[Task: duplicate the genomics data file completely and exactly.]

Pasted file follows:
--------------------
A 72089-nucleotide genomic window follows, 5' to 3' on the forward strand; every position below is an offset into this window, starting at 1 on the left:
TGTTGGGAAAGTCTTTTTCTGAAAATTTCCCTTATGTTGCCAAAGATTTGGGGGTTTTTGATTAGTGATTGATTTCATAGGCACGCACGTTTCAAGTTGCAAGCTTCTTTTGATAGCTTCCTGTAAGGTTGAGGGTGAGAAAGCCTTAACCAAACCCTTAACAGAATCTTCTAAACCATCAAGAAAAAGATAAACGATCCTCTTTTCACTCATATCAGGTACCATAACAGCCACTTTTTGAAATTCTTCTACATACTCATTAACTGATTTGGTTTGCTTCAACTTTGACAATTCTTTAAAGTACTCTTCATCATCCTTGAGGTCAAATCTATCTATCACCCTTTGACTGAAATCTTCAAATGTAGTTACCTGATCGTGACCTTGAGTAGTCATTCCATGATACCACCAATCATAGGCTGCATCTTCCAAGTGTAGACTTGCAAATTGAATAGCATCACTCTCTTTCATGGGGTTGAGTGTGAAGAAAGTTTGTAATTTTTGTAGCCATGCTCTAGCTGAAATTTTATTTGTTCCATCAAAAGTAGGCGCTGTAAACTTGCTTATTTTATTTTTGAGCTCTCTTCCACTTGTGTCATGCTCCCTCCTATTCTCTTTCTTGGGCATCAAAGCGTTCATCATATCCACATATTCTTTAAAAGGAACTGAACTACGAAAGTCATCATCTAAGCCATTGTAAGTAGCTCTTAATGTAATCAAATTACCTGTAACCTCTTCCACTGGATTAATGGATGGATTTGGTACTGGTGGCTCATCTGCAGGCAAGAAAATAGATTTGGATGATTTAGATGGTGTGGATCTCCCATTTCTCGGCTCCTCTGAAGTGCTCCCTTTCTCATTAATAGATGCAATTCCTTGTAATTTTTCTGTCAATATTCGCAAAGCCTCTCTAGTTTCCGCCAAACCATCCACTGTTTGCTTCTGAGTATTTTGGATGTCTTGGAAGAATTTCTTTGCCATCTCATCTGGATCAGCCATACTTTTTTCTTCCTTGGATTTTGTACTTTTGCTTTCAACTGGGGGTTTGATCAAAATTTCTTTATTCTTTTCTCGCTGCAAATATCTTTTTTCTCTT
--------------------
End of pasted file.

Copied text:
A 72089-nucleotide genomic window follows, 5' to 3' on the forward strand; every position below is an offset into this window, starting at 1 on the left:
TGTTGGGAAAGTCTTTTTCTGAAAATTTCCCTTATGTTGCCAAAGATTTGGGGGTTTTTGATTAGTGATTGATTTCATAGGCACGCACGTTTCAAGTTGCAAGCTTCTTTTGATAGCTTCCTGTAAGGTTGAGGGTGAGAAAGCCTTAACCAAACCCTTAACAGAATCTTCTAAACCATCAAGAAAAAGATAAACGATCCTCTTTTCACTCATATCAGGTACCATAACAGCCACTTTTTGAAATTCTTCTACATACTCATTAACTGATTTGGTTTGCTTCAACTTTGACAATTCTTTAAAGTACTCTTCATCATCCTTGAGGTCAAATCTATCTATCACCCTTTGACTGAAATCTTCAAATGTAGTTACCTGATCGTGACCTTGAGTAGTCATTCCATGATACCACCAATCATAGGCTGCATCTTCCAAGTGTAGACTTGCAAATTGAATAGCATCACTCTCTTTCATGGGGTTGAGTGTGAAGAAAGTTTGTAATTTTTGTAGCCATGCTCTAGCTGAAATTTTATTTGTTCCATCAAAAGTAGGCGCTGTAAACTTGCTTATTTTATTTTTGAGCTCTCTTCCACTTGTGTCATGCTCCCTCCTATTCTCTTTCTTGGGCATCAAAGCGTTCATCATATCCACATATTCTTTAAAAGGAACTGAACTACGAAAGTCATCATCTAAGCCATTGTAAGTAGCTCTTAATGTAATCAAATTACCTGTAACCTCTTCCACTGGATTAATGGATGGATTTGGTACTGGTGGCTCATCTGCAGGCAAGAAAATAGATTTGGATGATTTAGATGGTGTGGATCTCCCATTTCTCGGCTCCTCTGAAGTGCTCCCTTTCTCATTAATAGATGCAATTCCTTGTAATTTTTCTGTCAATATTCGCAAAGCCTCTCTAGTTTCCGCCAAACCATCCACTGTTTGCTTCTGAGTATTTTGGATGTCTTGGAAGAATTTCTTTGCCATCTCATCTGGATCAGCCATACTTTTTTCTTCCTTGGATTTTGTACTTTTGCTTTCAACTGGGGGTTTGATCAAAATTTCTTTATTCTTTTCTCGCTGCAAATATCTTTTTTCTCTT